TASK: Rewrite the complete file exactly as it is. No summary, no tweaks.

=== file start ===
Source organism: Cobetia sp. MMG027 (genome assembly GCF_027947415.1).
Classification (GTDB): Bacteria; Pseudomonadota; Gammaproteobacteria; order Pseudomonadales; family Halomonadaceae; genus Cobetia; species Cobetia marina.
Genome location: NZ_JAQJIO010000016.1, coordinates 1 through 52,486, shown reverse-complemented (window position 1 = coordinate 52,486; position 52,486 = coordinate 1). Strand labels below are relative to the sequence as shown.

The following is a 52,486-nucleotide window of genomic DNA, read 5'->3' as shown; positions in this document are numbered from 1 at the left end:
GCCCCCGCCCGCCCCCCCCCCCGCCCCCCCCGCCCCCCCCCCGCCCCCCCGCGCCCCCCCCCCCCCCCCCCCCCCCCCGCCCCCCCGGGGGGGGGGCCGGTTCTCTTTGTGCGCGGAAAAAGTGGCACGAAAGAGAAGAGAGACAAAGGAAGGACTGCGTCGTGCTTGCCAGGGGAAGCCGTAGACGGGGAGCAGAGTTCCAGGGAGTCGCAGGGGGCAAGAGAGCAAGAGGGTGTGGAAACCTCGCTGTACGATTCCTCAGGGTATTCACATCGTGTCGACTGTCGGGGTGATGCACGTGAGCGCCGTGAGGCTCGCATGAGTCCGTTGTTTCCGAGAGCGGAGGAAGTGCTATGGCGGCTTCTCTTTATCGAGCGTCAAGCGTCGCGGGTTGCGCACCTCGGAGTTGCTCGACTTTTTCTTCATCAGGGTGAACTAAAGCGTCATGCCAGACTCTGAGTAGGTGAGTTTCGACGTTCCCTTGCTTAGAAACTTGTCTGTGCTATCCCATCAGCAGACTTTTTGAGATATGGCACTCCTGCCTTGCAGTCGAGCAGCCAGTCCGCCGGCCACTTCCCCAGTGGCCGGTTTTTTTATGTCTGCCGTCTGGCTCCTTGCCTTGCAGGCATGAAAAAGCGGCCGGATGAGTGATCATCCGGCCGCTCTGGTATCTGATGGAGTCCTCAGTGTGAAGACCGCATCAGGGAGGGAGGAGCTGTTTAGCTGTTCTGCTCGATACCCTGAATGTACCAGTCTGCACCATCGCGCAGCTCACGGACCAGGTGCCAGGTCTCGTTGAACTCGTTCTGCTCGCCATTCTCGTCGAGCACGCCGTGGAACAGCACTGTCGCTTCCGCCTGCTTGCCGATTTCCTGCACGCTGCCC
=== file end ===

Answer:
Source organism: Cobetia sp. MMG027 (genome assembly GCF_027947415.1).
Classification (GTDB): Bacteria; Pseudomonadota; Gammaproteobacteria; order Pseudomonadales; family Halomonadaceae; genus Cobetia; species Cobetia marina.
Genome location: NZ_JAQJIO010000016.1, coordinates 1 through 52,486, shown reverse-complemented (window position 1 = coordinate 52,486; position 52,486 = coordinate 1). Strand labels below are relative to the sequence as shown.

The following is a 52,486-nucleotide window of genomic DNA, read 5'->3' as shown; positions in this document are numbered from 1 at the left end:
GCCCCCGCCCGCCCCCCCCCCCGCCCCCCCCGCCCCCCCCCCGCCCCCCCGCGCCCCCCCCCCCCCCCCCCCCCCCCCGCCCCCCCGGGGGGGGGGCCGGTTCTCTTTGTGCGCGGAAAAAGTGGCACGAAAGAGAAGAGAGACAAAGGAAGGACTGCGTCGTGCTTGCCAGGGGAAGCCGTAGACGGGGAGCAGAGTTCCAGGGAGTCGCAGGGGGCAAGAGAGCAAGAGGGTGTGGAAACCTCGCTGTACGATTCCTCAGGGTATTCACATCGTGTCGACTGTCGGGGTGATGCACGTGAGCGCCGTGAGGCTCGCATGAGTCCGTTGTTTCCGAGAGCGGAGGAAGTGCTATGGCGGCTTCTCTTTATCGAGCGTCAAGCGTCGCGGGTTGCGCACCTCGGAGTTGCTCGACTTTTTCTTCATCAGGGTGAACTAAAGCGTCATGCCAGACTCTGAGTAGGTGAGTTTCGACGTTCCCTTGCTTAGAAACTTGTCTGTGCTATCCCATCAGCAGACTTTTTGAGATATGGCACTCCTGCCTTGCAGTCGAGCAGCCAGTCCGCCGGCCACTTCCCCAGTGGCCGGTTTTTTTATGTCTGCCGTCTGGCTCCTTGCCTTGCAGGCATGAAAAAGCGGCCGGATGAGTGATCATCCGGCCGCTCTGGTATCTGATGGAGTCCTCAGTGTGAAGACCGCATCAGGGAGGGAGGAGCTGTTTAGCTGTTCTGCTCGATACCCTGAATGTACCAGTCTGCACCATCGCGCAGCTCACGGACCAGGTGCCAGGTCTCGTTGAACTCGTTCTGCTCGCCATTCTCGTCGAGCACGCCGTGGAACAGCACTGTCGCTTCCGCCTGCTTGCCGATTTCCTGCACGCTGCCC